Novelty detection improves performance of reinforcement learners in fluctuating, partially observable environments.


Physics of Living Systems Group, Department of Physics, Massachusetts Institute of Technology, Cambridge, MA 02139, United States; W. M. Keck Science Department, Claremont McKenna, Pitzer, and Scripps Colleges, Claremont, CA 91711, United States. Electronic address: [Email]


Evolved and engineered organisms must adapt to fluctuating environments that are often only partially observed. We show that adaptation to a second environment can be significantly harder after adapting to a first, completely unrelated environment, even when using second-order learning algorithms and a constant learning rate. In effect, there is a lack of fading memory in the organism's performance. However, organisms can adapt well to the second environment by incorporating a simple novelty detection algorithm that signals when the environment has changed and reinitializing the parameters that define their behavior if so. We propose that it may be fruitful to look for signs of this novelty detection in biological organisms, and to engineer novelty detection algorithms into artificial organisms.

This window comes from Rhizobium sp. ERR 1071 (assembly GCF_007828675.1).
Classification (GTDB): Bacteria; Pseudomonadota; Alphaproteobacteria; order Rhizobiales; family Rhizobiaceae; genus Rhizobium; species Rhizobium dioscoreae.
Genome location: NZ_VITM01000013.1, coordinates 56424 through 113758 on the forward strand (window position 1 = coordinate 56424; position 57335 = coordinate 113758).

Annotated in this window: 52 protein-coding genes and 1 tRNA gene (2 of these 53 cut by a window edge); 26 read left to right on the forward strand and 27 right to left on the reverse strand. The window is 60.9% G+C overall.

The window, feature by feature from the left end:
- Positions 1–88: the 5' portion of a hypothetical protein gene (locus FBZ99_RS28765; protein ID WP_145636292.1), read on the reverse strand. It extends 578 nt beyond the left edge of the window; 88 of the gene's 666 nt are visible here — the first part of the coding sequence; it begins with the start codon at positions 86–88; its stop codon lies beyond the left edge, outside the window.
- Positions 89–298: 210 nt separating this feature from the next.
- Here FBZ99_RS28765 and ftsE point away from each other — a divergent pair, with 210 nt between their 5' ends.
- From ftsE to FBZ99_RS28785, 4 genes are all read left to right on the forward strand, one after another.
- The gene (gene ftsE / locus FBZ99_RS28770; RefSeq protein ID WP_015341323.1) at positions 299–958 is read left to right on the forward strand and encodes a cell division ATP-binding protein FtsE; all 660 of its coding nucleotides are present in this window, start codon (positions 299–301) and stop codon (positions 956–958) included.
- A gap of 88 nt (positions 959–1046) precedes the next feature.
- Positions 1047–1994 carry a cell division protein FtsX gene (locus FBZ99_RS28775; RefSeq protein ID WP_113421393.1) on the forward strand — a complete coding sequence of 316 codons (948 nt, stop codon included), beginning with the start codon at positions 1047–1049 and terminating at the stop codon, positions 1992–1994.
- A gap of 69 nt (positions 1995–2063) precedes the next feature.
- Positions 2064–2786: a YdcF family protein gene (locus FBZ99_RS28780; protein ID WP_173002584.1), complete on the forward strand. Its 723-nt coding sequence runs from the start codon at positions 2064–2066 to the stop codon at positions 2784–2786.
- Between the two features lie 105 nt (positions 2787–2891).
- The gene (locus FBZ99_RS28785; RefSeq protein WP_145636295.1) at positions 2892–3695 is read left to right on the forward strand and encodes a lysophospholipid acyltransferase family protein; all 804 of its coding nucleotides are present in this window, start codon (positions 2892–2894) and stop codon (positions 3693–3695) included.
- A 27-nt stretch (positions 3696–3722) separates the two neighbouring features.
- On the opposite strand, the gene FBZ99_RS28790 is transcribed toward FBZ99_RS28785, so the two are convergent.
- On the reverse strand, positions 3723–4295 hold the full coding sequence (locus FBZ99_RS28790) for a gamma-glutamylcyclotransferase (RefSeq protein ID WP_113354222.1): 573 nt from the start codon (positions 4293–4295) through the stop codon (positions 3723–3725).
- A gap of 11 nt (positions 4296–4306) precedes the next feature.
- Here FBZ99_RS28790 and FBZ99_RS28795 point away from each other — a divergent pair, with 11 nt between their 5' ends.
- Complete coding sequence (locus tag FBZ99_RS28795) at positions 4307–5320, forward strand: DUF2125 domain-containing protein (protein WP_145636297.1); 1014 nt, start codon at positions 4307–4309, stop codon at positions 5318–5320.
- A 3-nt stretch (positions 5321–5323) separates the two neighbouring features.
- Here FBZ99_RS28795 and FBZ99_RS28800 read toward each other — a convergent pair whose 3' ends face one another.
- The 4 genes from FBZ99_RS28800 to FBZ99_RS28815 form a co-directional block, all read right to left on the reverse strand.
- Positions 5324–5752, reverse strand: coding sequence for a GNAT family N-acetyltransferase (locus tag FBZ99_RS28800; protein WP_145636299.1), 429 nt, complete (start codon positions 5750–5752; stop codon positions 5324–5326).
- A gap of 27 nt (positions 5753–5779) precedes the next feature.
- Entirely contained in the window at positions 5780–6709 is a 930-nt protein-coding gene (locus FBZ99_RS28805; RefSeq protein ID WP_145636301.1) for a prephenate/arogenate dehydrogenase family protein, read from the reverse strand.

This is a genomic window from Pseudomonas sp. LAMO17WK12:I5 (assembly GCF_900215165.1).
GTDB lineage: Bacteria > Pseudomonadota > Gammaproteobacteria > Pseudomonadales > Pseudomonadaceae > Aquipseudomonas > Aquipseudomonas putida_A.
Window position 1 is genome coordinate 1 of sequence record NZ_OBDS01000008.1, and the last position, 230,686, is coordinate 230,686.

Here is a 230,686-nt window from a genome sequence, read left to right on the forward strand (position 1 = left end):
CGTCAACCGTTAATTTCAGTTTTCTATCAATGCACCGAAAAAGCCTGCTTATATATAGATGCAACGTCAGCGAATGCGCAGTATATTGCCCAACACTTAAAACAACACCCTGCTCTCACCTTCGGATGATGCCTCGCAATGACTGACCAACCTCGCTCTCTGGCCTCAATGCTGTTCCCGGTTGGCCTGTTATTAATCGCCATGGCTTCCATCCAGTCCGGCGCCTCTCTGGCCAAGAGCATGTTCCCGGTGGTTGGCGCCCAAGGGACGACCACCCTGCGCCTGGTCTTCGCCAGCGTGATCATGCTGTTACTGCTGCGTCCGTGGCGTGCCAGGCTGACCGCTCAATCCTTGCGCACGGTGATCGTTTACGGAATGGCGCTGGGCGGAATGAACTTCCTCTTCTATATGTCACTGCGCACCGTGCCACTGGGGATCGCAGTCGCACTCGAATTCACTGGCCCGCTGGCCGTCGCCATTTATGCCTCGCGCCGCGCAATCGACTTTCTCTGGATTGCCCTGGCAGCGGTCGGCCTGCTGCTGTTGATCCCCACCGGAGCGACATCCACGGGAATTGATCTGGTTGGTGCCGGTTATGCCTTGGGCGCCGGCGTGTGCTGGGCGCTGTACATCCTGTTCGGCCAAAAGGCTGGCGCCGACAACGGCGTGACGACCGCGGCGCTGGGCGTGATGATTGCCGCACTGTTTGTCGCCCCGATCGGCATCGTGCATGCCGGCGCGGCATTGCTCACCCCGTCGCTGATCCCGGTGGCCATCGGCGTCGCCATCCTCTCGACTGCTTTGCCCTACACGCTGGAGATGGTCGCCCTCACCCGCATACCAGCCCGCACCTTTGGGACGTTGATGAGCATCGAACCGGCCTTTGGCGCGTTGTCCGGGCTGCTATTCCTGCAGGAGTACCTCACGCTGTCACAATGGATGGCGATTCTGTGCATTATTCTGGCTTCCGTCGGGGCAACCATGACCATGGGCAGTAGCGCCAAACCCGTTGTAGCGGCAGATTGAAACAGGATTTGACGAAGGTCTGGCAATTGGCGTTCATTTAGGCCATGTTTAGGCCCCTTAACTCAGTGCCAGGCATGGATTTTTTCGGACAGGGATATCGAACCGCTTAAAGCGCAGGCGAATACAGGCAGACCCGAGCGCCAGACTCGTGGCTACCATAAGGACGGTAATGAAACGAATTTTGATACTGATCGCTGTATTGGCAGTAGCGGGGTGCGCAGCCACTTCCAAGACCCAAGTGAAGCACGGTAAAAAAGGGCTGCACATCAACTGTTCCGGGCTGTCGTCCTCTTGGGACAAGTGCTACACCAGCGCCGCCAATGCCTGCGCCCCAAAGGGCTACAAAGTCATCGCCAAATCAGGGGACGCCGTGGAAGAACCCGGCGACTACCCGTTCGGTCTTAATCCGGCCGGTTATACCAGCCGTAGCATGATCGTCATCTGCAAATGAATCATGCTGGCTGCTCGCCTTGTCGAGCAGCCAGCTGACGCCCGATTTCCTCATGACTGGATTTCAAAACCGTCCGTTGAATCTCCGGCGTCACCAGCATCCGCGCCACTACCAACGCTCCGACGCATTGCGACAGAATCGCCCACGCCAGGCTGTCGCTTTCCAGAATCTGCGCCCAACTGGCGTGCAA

Fading memory,Novelty detection,Reinforcement learning,